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Cambodia introduces CRVS law to expand legal ID issuance

Cambodia introduces CRVS law to expand legal ID issuance

New legislation has been introduced in Cambodia to establish a new digital civil registration, vital statistics and identity management system it can use to issue legal identity to all residents, according to reporting from the International Bar Association.

Few countries have comprehensive laws for civil registration and vital statistics, according to the report, and many have no legal backing for CRVS at all.

Cambodia is attempting to pass such a comprehensive law, covering registration of births, deaths, marriages and divorces for citizens and non-citizens, including stateless residents of Cambodia.

The government hopes to implement the new law this coming July. Between now and then, the government intends to train CRVS workers on the new system. A workshop for 700 officials has already been held.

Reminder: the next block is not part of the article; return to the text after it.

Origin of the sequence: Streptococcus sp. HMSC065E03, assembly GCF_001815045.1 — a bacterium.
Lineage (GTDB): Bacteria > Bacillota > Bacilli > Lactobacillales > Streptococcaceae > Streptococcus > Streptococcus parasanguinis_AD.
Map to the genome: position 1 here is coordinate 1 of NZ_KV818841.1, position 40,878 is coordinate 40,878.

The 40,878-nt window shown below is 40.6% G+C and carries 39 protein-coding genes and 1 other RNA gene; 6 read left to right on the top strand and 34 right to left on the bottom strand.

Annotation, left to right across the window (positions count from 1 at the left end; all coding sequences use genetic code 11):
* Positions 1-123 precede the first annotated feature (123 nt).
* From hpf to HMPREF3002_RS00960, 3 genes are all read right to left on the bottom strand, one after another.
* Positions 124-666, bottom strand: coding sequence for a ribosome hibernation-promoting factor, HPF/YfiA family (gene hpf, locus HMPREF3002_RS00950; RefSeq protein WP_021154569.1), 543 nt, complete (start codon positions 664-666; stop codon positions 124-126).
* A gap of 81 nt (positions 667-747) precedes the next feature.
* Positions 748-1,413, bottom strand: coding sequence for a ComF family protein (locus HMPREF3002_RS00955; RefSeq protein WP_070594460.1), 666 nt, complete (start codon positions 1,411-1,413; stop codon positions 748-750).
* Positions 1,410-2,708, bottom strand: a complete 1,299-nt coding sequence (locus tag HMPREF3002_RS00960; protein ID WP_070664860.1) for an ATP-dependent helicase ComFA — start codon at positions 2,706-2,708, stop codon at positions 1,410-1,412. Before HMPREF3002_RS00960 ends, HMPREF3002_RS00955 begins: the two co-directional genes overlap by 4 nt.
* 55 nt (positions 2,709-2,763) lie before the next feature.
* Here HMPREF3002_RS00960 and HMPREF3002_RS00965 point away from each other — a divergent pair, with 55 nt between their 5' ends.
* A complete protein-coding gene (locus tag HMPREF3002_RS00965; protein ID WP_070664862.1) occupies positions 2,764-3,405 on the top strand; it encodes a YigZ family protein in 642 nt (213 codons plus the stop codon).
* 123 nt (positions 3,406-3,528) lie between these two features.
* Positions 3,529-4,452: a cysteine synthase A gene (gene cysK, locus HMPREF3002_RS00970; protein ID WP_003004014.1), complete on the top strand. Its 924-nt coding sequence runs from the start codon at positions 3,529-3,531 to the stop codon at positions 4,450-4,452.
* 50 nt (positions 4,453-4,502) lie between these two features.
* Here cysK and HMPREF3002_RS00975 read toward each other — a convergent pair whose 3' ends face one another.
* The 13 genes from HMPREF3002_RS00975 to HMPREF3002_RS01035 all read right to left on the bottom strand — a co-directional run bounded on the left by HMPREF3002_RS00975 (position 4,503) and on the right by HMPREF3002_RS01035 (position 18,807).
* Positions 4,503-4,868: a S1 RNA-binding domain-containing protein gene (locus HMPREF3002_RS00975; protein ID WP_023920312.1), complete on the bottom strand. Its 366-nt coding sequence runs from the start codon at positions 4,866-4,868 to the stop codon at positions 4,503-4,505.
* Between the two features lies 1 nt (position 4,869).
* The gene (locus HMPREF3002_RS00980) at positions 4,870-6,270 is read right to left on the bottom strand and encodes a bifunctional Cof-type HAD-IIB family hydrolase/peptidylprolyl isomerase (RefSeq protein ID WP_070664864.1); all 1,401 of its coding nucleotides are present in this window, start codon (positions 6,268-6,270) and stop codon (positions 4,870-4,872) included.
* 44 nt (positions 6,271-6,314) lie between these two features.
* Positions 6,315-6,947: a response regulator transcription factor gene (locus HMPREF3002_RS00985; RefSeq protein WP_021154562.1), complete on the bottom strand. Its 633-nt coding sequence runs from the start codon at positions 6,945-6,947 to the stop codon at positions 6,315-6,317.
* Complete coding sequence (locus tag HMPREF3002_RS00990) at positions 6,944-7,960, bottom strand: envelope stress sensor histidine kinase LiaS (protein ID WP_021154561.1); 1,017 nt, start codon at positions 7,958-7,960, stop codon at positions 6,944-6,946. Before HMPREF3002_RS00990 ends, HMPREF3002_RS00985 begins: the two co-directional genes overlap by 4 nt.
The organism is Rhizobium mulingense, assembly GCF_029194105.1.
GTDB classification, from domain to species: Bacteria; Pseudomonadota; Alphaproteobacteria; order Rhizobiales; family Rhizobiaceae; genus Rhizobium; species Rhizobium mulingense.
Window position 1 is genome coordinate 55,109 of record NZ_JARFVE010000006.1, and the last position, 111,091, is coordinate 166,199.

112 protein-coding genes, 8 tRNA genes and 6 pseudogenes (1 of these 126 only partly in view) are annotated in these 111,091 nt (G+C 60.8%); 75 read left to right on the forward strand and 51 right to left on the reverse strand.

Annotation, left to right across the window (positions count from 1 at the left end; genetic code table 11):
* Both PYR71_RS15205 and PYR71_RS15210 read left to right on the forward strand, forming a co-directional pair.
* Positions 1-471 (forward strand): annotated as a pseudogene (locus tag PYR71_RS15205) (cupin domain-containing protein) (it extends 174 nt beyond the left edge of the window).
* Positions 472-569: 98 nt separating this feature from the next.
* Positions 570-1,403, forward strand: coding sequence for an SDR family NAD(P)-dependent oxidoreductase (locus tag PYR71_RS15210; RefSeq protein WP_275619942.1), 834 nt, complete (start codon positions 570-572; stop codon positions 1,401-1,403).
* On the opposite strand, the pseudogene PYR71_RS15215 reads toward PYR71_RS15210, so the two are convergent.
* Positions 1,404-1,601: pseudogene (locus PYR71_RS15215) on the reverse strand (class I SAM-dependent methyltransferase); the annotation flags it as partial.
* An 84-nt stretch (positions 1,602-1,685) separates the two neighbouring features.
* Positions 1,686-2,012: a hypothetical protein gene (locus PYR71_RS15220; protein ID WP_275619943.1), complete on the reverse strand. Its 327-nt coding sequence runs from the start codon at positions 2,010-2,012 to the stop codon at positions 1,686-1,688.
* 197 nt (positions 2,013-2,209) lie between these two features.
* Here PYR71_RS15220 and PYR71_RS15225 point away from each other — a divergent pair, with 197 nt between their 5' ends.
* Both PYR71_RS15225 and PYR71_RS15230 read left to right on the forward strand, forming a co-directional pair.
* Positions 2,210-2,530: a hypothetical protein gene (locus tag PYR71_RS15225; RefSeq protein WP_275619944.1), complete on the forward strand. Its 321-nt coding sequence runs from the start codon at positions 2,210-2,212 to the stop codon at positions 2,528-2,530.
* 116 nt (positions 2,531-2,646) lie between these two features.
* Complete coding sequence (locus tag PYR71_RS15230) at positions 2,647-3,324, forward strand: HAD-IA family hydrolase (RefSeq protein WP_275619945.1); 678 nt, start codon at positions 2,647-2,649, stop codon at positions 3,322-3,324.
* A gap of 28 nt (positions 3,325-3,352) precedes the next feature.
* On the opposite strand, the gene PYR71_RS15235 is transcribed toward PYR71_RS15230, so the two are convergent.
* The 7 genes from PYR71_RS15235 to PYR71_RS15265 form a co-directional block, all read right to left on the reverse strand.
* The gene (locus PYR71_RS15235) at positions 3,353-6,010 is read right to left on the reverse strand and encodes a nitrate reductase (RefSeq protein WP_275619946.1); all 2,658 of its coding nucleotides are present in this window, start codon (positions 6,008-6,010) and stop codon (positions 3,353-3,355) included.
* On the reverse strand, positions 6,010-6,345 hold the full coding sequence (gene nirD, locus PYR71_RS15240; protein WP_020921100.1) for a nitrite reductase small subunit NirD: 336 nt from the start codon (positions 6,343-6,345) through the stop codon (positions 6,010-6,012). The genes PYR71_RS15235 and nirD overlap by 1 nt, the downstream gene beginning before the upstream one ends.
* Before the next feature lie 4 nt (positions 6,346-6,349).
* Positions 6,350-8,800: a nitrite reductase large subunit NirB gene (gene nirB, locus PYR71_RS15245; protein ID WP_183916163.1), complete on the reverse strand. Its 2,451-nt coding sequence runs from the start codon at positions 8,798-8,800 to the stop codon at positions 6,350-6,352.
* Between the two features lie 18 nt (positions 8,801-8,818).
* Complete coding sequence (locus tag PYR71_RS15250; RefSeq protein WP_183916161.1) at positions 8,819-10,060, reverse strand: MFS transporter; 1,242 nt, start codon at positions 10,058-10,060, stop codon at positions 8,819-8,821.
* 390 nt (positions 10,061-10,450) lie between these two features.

Past efforts by Cambodia’s government to upgrade the country’s CRVS system have come in the form of sub-decrees, which have proved ineffective. Only 47 percent of deaths in Cambodia were registered, as of 2017, the report states.

A National Strategic Plan for Identification for 2017 to 2026 was created, and the government approached the Bloomberg Philanthropies’ Data for Health Initiative to partner with it to develop the CRVS law in line with the plan. The Data for Health Initiative also includes global public health organization Vital Strategies and the Global Health Advocacy Incubator.

Cambodia revealed plans in 2022 to issue digital versions of ID documents to ease online service access in line with the ten-year strategy.

HE Sante Bandith Mao Chandara, secretary of state for Cambodia’s Ministry of Interior, says in a statement that the legal reform will strengthen the country’s identification and civil registration management system, with benefits to the legal system and human rights.

The new law would lower the burden of documentary evidence needed to register, and enable registration from anywhere in the country.

The Global Health Advocacy Incubator is also working with governments in Bangladesh, Indonesia and the Philippines on draft CRVS laws. The Vietnamese and Malaysian governments are also working on updated policies, according to the Bar Association.

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